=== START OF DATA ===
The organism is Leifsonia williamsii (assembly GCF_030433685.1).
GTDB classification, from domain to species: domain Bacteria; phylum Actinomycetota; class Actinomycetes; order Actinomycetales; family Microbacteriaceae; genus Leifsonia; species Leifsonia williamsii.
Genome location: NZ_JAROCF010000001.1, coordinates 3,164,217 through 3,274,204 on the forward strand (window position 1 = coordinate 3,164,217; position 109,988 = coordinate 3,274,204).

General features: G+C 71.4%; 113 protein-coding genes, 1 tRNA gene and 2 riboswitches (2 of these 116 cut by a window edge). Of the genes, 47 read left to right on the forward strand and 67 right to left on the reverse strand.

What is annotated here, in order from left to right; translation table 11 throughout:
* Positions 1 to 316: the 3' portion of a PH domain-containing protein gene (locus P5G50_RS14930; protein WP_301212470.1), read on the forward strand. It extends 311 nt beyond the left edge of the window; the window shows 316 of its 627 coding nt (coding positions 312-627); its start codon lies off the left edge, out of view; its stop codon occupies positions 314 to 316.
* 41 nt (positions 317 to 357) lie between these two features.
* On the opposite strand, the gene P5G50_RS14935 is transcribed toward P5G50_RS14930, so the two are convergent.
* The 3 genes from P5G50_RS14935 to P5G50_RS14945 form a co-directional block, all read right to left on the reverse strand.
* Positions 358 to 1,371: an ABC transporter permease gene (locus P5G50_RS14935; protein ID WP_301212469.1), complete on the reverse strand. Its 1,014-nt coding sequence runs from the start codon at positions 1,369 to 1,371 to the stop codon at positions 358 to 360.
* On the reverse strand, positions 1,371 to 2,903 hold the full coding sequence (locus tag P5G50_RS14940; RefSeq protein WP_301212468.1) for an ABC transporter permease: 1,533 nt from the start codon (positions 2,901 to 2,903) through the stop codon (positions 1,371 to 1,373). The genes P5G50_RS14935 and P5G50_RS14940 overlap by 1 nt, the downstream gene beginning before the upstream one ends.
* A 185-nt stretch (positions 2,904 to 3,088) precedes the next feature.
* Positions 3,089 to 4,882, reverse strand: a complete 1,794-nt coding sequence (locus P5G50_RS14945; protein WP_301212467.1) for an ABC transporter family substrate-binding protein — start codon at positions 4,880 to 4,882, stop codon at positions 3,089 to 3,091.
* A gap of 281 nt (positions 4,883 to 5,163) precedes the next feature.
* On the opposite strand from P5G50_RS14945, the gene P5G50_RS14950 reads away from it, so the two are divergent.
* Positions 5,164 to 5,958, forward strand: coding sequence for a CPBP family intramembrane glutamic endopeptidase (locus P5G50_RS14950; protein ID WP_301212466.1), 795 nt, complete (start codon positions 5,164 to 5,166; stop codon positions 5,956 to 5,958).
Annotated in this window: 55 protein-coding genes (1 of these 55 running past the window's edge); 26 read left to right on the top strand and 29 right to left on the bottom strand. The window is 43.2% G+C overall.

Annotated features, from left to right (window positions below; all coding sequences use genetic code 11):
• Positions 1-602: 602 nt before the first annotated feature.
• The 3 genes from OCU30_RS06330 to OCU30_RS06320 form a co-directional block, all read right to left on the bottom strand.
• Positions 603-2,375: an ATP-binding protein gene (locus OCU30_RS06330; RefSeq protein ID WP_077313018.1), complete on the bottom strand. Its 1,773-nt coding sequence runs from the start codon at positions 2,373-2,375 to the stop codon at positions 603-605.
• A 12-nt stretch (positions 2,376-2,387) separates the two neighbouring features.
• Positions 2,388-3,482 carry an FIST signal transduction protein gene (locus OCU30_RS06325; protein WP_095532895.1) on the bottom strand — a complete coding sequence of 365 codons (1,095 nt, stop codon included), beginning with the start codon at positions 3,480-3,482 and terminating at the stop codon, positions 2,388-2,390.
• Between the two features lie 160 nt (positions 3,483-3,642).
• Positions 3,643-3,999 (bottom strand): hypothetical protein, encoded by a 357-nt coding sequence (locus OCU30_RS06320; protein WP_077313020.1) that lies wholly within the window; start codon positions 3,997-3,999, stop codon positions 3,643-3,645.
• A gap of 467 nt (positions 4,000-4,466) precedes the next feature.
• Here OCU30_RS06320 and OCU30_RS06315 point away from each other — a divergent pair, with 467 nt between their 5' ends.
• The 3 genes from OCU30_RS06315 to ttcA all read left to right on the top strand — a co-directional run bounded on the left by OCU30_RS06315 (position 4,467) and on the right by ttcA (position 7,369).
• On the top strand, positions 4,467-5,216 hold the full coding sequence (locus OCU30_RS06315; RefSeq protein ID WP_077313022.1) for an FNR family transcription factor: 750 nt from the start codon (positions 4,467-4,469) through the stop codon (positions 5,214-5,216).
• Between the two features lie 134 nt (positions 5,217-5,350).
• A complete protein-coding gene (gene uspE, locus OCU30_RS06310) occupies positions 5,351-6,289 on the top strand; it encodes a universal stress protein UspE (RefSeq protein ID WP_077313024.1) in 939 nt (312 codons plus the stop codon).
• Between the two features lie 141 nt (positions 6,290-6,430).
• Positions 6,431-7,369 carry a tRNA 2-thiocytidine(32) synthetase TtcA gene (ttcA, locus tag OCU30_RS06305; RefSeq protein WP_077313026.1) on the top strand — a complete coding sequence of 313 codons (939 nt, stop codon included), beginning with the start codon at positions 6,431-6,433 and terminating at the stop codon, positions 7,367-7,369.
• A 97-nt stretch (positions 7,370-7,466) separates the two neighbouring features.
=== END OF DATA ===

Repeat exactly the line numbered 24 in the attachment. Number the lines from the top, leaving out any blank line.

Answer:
• Between the two features lie 160 nt (positions 3,483-3,642).